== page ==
Dr Dan Todman considers how remembrance and memorialisation have been used by nations and communities to negotiate the overwhelming losses of World War One.
The scale and nature of the First World War both required and complicated its remembrance. The war was an immensely complex event. It was global in its reach, generated extremes of experience and emotion, and involved conflicts within as well as between nations. On the battlefronts, millions were left disabled or dead in prolonged battles of attrition. Many of those who died had no known grave. At home, societies underwent immense pressures
: mass bereavement and prolonged separation, invasion and occupation, shortages and starvation, rebellion and revolution. But there was also a strong sense of living through a historic moment that needed to be recorded. What the war meant
and how it would be remembered
in the future were both matters of concern whilst the fighting was still going on, and remained so during the uneasy peace that came after.
The war’s changing meanings
In every combatant country, the war’s meanings changed as it was fought, and remained subject to debate after it had finished. Individuals and communities tried to work out what was happening to them and sought recognition of their sacrifices. Politicians, generals and governments attempted to justify losses and enthuse their populations for greater endeavours. Churches, charities and local civic leaders played an active role: providing solace by explaining the purpose of suffering was both a responsibility and a reinforcement of their position in society. Journalists, manufacturers, designers, sculptors, writers and publishers all responded to war as a creative stimulus and a commercial opportunity. Some of these responses were extremely modern in form, others reached back to more traditional representations of war, sacrifice and heroism in the search for comfort and understanding.
Differences between countries
During and after the war, the process of memorialisation posed a number of questions. The dead, in particular, were difficult. Where were they to be interred? How should their resting places be marked? How should the absent dead – those with no known grave and those buried in a field far from home – be represented? The answers related to wider questions that concerned the living. Which aspects of wartime behaviour should be commemorated for future generations? What versions of the war offered an acceptable ‘truth’? The answers were conditioned by practical issues of finance and manpower, but determined by factors that were cultural and political. For all these reasons, remembrance differed from country to country.
At a national level, differences in commemoration were born out of military and diplomatic realities. Was the tension that they had to resolve between mass bereavement and victory or mass bereavement and defeat? For the UK, the wave of commemoration that took place at the start of the 1920s – including the opening of the permanent Cenotaph in Whitehall, the burial of the Unknown Warrior in Westminster Abbey, and the construction of war grave cemeteries at home and overseas – was hardly triumphalist, but it was able to legitimate wartime death in terms of a crusade to defend civilisation. In Germany, the aftermath of defeat meant that it was longer before national monuments could be constructed. The Tannenberg Monument was opened in 1927 and an unknown soldier interred in Berlin in 1931. In comparison to the war’s victors, German memorials were even more sombre reminders of death: it was much harder for them to cast the war as moment of salvation or liberation.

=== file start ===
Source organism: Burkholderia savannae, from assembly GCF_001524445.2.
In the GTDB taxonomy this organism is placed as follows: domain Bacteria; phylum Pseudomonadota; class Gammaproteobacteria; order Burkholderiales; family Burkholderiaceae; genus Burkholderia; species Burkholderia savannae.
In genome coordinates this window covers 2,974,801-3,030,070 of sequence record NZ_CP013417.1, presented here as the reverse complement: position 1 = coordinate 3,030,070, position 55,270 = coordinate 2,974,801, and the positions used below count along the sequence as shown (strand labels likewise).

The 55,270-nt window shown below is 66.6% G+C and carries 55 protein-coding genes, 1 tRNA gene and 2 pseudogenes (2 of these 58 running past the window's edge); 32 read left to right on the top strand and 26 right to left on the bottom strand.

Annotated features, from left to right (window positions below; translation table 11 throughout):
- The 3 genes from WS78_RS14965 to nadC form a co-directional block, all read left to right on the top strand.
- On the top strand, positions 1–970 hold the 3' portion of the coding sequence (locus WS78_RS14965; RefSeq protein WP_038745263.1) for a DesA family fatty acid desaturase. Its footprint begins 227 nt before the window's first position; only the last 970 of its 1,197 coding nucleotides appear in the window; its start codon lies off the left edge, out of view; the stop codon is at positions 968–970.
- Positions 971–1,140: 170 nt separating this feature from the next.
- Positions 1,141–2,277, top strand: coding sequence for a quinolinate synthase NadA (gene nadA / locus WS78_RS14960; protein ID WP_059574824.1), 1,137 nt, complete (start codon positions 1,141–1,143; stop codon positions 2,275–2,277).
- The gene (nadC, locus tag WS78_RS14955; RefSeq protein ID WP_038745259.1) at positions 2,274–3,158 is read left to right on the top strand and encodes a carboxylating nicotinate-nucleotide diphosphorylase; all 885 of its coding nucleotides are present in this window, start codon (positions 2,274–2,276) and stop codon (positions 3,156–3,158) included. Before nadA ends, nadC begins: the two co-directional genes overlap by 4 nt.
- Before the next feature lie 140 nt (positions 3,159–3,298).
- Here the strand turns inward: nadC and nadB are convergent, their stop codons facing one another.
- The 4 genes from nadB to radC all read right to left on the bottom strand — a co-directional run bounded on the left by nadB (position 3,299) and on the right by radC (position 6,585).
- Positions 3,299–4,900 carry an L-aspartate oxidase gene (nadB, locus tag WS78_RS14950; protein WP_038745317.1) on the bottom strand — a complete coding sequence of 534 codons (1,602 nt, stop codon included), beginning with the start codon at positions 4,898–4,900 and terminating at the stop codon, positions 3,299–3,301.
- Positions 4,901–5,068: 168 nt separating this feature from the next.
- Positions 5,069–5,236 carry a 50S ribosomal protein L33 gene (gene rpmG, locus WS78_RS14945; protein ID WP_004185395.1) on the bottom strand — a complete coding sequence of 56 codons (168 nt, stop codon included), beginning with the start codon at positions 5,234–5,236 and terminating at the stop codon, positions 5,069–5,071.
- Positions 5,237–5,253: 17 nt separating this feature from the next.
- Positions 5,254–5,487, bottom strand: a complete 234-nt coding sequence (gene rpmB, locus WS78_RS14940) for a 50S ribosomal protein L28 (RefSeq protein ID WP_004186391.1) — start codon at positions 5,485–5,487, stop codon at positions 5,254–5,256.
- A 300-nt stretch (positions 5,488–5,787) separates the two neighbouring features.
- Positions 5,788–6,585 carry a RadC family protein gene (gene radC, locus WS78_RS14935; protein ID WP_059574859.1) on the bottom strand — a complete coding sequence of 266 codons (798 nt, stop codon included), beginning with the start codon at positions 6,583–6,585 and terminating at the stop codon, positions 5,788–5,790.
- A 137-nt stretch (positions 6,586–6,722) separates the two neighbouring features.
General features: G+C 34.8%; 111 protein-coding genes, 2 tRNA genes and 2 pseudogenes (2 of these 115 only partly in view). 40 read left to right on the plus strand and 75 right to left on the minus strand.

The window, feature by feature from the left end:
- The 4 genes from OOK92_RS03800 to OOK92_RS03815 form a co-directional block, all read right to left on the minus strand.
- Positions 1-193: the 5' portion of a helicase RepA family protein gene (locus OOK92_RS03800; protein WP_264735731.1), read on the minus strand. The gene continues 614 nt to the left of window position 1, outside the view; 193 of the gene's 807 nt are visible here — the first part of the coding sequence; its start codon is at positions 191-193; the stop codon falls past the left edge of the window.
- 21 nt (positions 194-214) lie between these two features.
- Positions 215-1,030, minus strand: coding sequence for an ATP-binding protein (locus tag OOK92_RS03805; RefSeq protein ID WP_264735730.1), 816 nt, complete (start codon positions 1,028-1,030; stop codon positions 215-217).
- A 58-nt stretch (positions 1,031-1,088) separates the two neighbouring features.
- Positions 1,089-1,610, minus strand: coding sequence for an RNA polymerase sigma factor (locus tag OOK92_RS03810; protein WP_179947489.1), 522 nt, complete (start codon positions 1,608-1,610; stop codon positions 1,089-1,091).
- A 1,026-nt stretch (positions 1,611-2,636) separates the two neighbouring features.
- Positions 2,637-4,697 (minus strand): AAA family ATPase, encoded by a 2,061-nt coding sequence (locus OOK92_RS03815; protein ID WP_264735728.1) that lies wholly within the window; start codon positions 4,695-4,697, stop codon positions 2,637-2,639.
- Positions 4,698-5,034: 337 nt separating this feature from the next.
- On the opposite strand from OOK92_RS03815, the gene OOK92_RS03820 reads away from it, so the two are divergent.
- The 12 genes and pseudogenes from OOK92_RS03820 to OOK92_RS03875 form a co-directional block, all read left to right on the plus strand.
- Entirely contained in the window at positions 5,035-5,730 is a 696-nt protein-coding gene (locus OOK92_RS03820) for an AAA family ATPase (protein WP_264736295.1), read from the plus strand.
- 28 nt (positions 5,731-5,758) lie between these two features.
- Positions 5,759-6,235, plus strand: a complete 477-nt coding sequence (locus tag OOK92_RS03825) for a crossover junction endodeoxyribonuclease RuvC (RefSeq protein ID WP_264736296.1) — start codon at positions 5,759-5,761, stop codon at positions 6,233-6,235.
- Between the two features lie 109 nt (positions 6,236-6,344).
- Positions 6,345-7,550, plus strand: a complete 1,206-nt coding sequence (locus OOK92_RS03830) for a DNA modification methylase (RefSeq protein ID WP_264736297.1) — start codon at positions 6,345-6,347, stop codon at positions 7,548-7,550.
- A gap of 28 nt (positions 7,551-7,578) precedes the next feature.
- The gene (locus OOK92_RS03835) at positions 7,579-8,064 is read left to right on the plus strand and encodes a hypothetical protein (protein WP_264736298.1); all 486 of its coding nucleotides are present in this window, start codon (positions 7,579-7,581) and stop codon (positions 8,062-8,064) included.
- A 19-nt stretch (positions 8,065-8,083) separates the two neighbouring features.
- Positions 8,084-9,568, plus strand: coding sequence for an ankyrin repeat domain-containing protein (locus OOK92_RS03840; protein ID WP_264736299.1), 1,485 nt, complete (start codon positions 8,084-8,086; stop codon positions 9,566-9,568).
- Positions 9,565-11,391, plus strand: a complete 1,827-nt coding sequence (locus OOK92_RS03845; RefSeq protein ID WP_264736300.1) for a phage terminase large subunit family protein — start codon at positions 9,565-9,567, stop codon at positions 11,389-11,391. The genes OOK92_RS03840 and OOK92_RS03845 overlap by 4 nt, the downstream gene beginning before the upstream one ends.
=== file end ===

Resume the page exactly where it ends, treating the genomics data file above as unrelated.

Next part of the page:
The decision to convert the London Cenotaph from a temporary structure, built to represent the dead at the Peace Parade of 1919, to a permanent monument, was occasioned by the strength of public response to the original memorial. As this suggests, national remembrance could be a ‘bottom-up’ as well as a ‘top-down’ process, but it was never equal or all-inclusive. By its nature, commemorating the war meant privileging some versions of the war and discounting others: memorials were a means of forgetting as well as remembering. For example, remembrance reflected a world in which some empires had survived the war: beyond the Western Front, neither France nor Britain memorialised Asian and African service personnel in the same way as their white counterparts.
The changing face of remembrance
Remembrance continued to change over subsequent decades. During the 1930s, remembering the last war became bound round with apprehensions of the next. For the democracies, the Great War stood as a warning of the importance of peace: for the dictators, as unfinished business. The experience of a Second World War shaped the meanings that could be associated with its predecessor. In some places, remembrance was over-written with the addition of new names and dates to war memorials; in others, it was violently disrupted by the destruction of monuments and a further reconstruction of national boundaries. The social, cultural and geo-political changes of the second half of the 20th century profoundly separate us from the world in which 1914-18 was first remembered, but today, when the war has passed out of living memory, the artefacts and rituals created almost a century ago can help us to explore the ways that it was understood at the time.